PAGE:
Sunday, December 4

How To Choose The Perfect Solid Fuel Fire

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There’s nothing quite like coming home to the inviting glow of a real fire but before you rush out and buy a new fireplace, it’s worth checking a few things first to make sure you can have one.

Firstly, you need a proper Class 1 chimney. It’s pretty easy to tell as you’ll have a brick chimney stack and a chimney pot on the top. If you do have a Class 1 chimney, consider getting it checked out and cleaned by a chimney sweep. They will come and sweep the chimney, do a smoke test and check it is in good working order and suitable for a solid fuel fire.

There are a couple of options when it comes to solid fuel or open fires and below we have explained these in more detail.

Fire Baskets and Grates

With these people tend to have an inglenook opening and put an open fire basket in similar to the picture below. These can be a very simple option if you already have the opening made. See our full range of solid fire baskets and grates for more information.

Cast Iron Inserts

These types of fires were common in the Victorian period and are once again becoming more popular. They come complete with a cast iron back and are quite a simple solution for fitting a solid fuel fire. We stock a full range of arched or tiled cast iron inserts. It is worth noting that you’ll probably need to buy hearths and fireplace back panels to go with any inserts if you don’t have one already.

Decorative Hearth

The hearth needs to be ‘slabbed’ to make it suitable for solid fuel. “Slabbing” is when the hearth is cut into three then jointed back together and filled with a cement and vermiculite mixture. Decorative hearths (pictured) are hollow and if the air in the void expands under heat there is a danger that it could crack. A filled and jointed slabbed hearth is much better at dealing with temperature changes and will expand or contract without cracking.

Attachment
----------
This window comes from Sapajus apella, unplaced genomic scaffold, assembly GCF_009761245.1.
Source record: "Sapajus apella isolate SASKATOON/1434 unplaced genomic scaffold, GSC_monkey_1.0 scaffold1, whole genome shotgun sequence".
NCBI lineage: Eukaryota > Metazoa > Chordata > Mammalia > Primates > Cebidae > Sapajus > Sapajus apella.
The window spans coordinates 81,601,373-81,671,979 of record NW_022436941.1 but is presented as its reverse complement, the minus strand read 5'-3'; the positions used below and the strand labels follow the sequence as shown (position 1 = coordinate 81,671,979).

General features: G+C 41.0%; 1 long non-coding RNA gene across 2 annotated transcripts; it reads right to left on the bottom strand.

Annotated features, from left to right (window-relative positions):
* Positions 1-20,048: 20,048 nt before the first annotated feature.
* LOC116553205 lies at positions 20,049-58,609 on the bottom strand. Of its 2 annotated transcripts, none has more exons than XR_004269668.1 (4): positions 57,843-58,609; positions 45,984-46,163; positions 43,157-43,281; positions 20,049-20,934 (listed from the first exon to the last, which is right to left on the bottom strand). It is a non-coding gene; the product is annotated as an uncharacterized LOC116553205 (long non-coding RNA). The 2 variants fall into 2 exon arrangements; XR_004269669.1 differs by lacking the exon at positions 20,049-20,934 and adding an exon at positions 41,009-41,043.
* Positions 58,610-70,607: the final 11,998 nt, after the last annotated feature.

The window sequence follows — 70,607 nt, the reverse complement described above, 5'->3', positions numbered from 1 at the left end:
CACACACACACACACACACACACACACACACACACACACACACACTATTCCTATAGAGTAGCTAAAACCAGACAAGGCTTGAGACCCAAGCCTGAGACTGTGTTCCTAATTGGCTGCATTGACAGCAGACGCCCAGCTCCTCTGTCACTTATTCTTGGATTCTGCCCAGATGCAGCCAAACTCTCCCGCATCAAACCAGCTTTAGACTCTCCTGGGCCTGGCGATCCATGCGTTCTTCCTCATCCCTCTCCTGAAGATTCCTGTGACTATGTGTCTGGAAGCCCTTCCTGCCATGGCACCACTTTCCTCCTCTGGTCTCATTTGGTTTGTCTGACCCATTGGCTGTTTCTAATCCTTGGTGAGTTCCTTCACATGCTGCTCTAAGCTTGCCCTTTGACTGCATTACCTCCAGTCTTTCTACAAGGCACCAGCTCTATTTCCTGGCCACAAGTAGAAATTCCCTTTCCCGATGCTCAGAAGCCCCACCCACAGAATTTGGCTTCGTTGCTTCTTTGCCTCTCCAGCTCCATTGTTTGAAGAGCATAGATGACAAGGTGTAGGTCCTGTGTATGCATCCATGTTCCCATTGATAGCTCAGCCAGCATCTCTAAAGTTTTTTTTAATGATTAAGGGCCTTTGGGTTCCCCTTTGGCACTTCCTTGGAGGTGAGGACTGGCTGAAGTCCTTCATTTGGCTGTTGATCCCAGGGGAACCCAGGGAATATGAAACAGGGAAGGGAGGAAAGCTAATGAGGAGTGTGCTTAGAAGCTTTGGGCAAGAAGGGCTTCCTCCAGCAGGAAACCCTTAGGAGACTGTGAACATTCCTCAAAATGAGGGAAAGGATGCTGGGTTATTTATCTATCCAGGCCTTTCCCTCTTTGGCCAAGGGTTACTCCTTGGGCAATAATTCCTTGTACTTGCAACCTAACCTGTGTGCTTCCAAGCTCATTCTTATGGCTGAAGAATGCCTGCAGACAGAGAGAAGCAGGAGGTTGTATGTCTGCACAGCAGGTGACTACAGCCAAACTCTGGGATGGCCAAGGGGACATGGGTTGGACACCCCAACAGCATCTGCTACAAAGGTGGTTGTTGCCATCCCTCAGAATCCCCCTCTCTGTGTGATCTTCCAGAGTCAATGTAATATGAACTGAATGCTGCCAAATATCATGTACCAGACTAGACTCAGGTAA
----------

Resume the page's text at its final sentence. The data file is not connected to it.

When choosing a surround to match your cast, you will need a surround made from natural materials. Solid wood, natural marble or Agean limestone are very popular choices to pair with cast iron inserts.

Cast Iron Combinations

These are similar to cast iron inserts but are complete units so there’s no need to buy a surround to go with them however you will still need a hearth. These are also commonly known as bedroom fireplace and were very common in the Victorian era. We sell a wide range of cast iron fireplace combinations that are suitable for use with solid fuel.

Fireplace With A Clay Cast Back

Maybe you want something a bit different to a cast fire insert, or you’re renovating a cottage and want a stone fireplace. If this is the look you’re after, and you want a solid fuel fire, then you need to buy a couple of components.

Ceramic Fireback

First you need to choose a fireplace that is suitable for solid fuel. As a rule, this will need to be one made from natural materials. Please feel free to call us for more information on this. You’ll need a clay cast back (pictured), we don’t list these for sale online, but we can supply them if you call us, or your fitter may well have them in stock.

Along with a clay back you’ll need a solid fuel kit (pictured left) this consists of a grate for the coal to sit on, ash pan and a retaining bar to stop the fuel from falling. Then to finish off the look, you’ll need a trim and fret.

For any further help or advice, please use our expert team and contact us.

Can’t Have A Real Fire?

We also stock a large range of electric fires.

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